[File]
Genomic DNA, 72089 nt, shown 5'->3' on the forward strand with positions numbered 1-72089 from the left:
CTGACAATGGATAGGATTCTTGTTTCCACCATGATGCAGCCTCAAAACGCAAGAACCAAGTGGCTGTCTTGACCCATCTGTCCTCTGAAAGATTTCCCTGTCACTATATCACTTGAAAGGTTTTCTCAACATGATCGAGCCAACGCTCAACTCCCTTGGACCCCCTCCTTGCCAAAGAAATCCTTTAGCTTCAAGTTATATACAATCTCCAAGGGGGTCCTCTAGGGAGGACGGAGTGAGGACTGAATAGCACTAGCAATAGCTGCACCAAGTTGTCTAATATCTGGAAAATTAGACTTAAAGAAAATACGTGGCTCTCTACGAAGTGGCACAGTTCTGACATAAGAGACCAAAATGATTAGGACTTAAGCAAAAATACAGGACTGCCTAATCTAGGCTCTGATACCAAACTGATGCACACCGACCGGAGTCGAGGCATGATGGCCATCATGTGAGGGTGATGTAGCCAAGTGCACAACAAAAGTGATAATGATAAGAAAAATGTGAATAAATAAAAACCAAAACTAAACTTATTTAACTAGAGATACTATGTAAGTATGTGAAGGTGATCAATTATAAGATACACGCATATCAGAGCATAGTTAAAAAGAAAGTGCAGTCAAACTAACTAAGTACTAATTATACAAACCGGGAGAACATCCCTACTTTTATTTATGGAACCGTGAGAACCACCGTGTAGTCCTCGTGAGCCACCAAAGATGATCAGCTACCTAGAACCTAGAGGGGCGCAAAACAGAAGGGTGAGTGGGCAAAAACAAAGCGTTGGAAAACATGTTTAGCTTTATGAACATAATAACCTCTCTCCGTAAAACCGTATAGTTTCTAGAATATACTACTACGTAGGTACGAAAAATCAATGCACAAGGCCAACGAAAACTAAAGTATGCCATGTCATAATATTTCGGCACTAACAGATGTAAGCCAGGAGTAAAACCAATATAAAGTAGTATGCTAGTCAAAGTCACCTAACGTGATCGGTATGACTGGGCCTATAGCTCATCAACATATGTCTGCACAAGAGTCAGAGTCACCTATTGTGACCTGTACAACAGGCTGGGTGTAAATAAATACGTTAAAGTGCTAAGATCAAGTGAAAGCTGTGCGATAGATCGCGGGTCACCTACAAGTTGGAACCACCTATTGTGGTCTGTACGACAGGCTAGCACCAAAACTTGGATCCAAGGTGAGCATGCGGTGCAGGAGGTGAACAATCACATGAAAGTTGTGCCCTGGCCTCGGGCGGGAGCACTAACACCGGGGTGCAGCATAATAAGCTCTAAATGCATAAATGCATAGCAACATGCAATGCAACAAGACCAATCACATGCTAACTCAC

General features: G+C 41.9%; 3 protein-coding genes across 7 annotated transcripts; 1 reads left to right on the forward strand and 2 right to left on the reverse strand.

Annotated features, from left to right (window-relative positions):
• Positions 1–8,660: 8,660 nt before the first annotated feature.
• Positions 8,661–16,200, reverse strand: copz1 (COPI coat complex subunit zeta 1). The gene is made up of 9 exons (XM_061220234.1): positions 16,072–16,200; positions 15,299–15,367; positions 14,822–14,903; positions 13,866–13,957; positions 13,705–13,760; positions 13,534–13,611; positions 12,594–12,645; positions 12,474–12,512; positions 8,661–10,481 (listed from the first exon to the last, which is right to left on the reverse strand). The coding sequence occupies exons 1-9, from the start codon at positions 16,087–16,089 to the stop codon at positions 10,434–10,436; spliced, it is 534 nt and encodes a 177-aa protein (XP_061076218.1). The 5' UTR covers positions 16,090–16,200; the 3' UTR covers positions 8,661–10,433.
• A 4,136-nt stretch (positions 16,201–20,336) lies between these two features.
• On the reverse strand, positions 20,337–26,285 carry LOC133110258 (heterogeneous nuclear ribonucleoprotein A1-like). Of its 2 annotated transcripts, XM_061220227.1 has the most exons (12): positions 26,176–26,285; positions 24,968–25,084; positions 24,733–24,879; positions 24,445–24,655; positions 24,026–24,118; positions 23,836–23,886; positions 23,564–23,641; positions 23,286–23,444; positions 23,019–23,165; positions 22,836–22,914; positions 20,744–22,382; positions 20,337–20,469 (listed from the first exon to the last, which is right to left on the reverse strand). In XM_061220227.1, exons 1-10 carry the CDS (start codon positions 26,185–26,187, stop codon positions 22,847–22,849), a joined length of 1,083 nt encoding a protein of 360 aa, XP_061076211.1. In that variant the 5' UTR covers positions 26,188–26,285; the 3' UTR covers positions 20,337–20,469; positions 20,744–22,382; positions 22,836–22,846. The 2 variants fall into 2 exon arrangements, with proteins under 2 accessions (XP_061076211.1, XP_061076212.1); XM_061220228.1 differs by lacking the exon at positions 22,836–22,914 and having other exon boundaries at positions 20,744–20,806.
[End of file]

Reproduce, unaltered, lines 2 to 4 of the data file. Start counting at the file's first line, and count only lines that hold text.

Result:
CTGACAATGGATAGGATTCTTGTTTCCACCATGATGCAGCCTCAAAACGCAAGAACCAAGTGGCTGTCTTGACCCATCTGTCCTCTGAAAGATTTCCCTGTCACTATATCACTTGAAAGGTTTTCTCAACATGATCGAGCCAACGCTCAACTCCCTTGGACCCCCTCCTTGCCAAAGAAATCCTTTAGCTTCAAGTTATATACAATCTCCAAGGGGGTCCTCTAGGGAGGACGGAGTGAGGACTGAATAGCACTAGCAATAGCTGCACCAAGTTGTCTAATATCTGGAAAATTAGACTTAAAGAAAATACGTGGCTCTCTACGAAGTGGCACAGTTCTGACATAAGAGACCAAAATGATTAGGACTTAAGCAAAAATACAGGACTGCCTAATCTAGGCTCTGATACCAAACTGATGCACACCGACCGGAGTCGAGGCATGATGGCCATCATGTGAGGGTGATGTAGCCAAGTGCACAACAAAAGTGATAATGATAAGAAAAATGTGAATAAATAAAAACCAAAACTAAACTTATTTAACTAGAGATACTATGTAAGTATGTGAAGGTGATCAATTATAAGATACACGCATATCAGAGCATAGTTAAAAAGAAAGTGCAGTCAAACTAACTAAGTACTAATTATACAAACCGGGAGAACATCCCTACTTTTATTTATGGAACCGTGAGAACCACCGTGTAGTCCTCGTGAGCCACCAAAGATGATCAGCTACCTAGAACCTAGAGGGGCGCAAAACAGAAGGGTGAGTGGGCAAAAACAAAGCGTTGGAAAACATGTTTAGCTTTATGAACATAATAACCTCTCTCCGTAAAACCGTATAGTTTCTAGAATATACTACTACGTAGGTACGAAAAATCAATGCACAAGGCCAACGAAAACTAAAGTATGCCATGTCATAATATTTCGGCACTAACAGATGTAAGCCAGGAGTAAAACCAATATAAAGTAGTATGCTAGTCAAAGTCACCTAACGTGATCGGTATGACTGGGCCTATAGCTCATCAACATATGTCTGCACAAGAGTCAGAGTCACCTATTGTGACCTGTACAACAGGCTGGGTGTAAATAAATACGTTAAAGTGCTAAGATCAAGTGAAAGCTGTGCGATAGATCGCGGGTCACCTACAAGTTGGAACCACCTATTGTGGTCTGTACGACAGGCTAGCACCAAAACTTGGATCCAAGGTGAGCATGCGGTGCAGGAGGTGAACAATCACATGAAAGTTGTGCCCTGGCCTCGGGCGGGAGCACTAACACCGGGGTGCAGCATAATAAGCTCTAAATGCATAAATGCATAGCAACATGCAATGCAACAAGACCAATCACATGCTAACTCAC

General features: G+C 41.9%; 3 protein-coding genes across 7 annotated transcripts; 1 reads left to right on the forward strand and 2 right to left on the reverse strand.

Annotated features, from left to right (window-relative positions):